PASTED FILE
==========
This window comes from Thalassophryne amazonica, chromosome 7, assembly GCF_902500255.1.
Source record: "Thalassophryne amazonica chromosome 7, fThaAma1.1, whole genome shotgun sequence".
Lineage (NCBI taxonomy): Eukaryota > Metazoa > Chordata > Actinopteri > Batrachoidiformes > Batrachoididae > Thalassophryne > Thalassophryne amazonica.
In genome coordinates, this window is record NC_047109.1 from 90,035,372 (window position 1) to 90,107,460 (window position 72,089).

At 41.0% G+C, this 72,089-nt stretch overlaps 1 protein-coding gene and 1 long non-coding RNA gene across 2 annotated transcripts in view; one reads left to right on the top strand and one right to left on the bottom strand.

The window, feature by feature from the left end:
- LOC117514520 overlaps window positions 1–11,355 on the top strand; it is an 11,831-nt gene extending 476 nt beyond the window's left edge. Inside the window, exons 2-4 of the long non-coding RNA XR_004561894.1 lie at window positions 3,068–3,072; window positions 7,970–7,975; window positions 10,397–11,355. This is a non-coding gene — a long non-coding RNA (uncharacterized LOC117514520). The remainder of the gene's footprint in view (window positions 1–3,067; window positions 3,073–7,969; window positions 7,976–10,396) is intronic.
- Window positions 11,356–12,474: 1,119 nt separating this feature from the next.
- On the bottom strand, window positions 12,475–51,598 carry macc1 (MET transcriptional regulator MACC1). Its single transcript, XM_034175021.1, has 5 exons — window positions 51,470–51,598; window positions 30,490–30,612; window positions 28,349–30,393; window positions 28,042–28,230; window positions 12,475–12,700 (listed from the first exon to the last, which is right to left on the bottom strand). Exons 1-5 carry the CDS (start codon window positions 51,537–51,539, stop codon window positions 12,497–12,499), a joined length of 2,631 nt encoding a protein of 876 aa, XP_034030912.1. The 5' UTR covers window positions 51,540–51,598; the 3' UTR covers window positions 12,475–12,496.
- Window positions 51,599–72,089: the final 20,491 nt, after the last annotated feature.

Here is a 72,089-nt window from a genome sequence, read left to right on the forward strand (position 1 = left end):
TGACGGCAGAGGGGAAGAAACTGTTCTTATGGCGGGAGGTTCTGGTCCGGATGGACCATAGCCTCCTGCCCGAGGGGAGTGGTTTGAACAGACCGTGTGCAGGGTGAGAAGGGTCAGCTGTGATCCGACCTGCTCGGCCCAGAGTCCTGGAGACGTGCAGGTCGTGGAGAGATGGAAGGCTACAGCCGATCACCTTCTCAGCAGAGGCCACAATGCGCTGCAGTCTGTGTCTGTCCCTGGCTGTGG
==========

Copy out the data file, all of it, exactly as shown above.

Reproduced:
This window comes from Thalassophryne amazonica, chromosome 7, assembly GCF_902500255.1.
Source record: "Thalassophryne amazonica chromosome 7, fThaAma1.1, whole genome shotgun sequence".
Lineage (NCBI taxonomy): Eukaryota > Metazoa > Chordata > Actinopteri > Batrachoidiformes > Batrachoididae > Thalassophryne > Thalassophryne amazonica.
In genome coordinates, this window is record NC_047109.1 from 90,035,372 (window position 1) to 90,107,460 (window position 72,089).

At 41.0% G+C, this 72,089-nt stretch overlaps 1 protein-coding gene and 1 long non-coding RNA gene across 2 annotated transcripts in view; one reads left to right on the top strand and one right to left on the bottom strand.

The window, feature by feature from the left end:
- LOC117514520 overlaps window positions 1–11,355 on the top strand; it is an 11,831-nt gene extending 476 nt beyond the window's left edge. Inside the window, exons 2-4 of the long non-coding RNA XR_004561894.1 lie at window positions 3,068–3,072; window positions 7,970–7,975; window positions 10,397–11,355. This is a non-coding gene — a long non-coding RNA (uncharacterized LOC117514520). The remainder of the gene's footprint in view (window positions 1–3,067; window positions 3,073–7,969; window positions 7,976–10,396) is intronic.
- Window positions 11,356–12,474: 1,119 nt separating this feature from the next.
- On the bottom strand, window positions 12,475–51,598 carry macc1 (MET transcriptional regulator MACC1). Its single transcript, XM_034175021.1, has 5 exons — window positions 51,470–51,598; window positions 30,490–30,612; window positions 28,349–30,393; window positions 28,042–28,230; window positions 12,475–12,700 (listed from the first exon to the last, which is right to left on the bottom strand). Exons 1-5 carry the CDS (start codon window positions 51,537–51,539, stop codon window positions 12,497–12,499), a joined length of 2,631 nt encoding a protein of 876 aa, XP_034030912.1. The 5' UTR covers window positions 51,540–51,598; the 3' UTR covers window positions 12,475–12,496.
- Window positions 51,599–72,089: the final 20,491 nt, after the last annotated feature.

Here is a 72,089-nt window from a genome sequence, read left to right on the forward strand (position 1 = left end):
TGACGGCAGAGGGGAAGAAACTGTTCTTATGGCGGGAGGTTCTGGTCCGGATGGACCATAGCCTCCTGCCCGAGGGGAGTGGTTTGAACAGACCGTGTGCAGGGTGAGAAGGGTCAGCTGTGATCCGACCTGCTCGGCCCAGAGTCCTGGAGACGTGCAGGTCGTGGAGAGATGGAAGGCTACAGCCGATCACCTTCTCAGCAGAGGCCACAATGCGCTGCAGTCTGTGTCTGTCCCTGGCTGTGG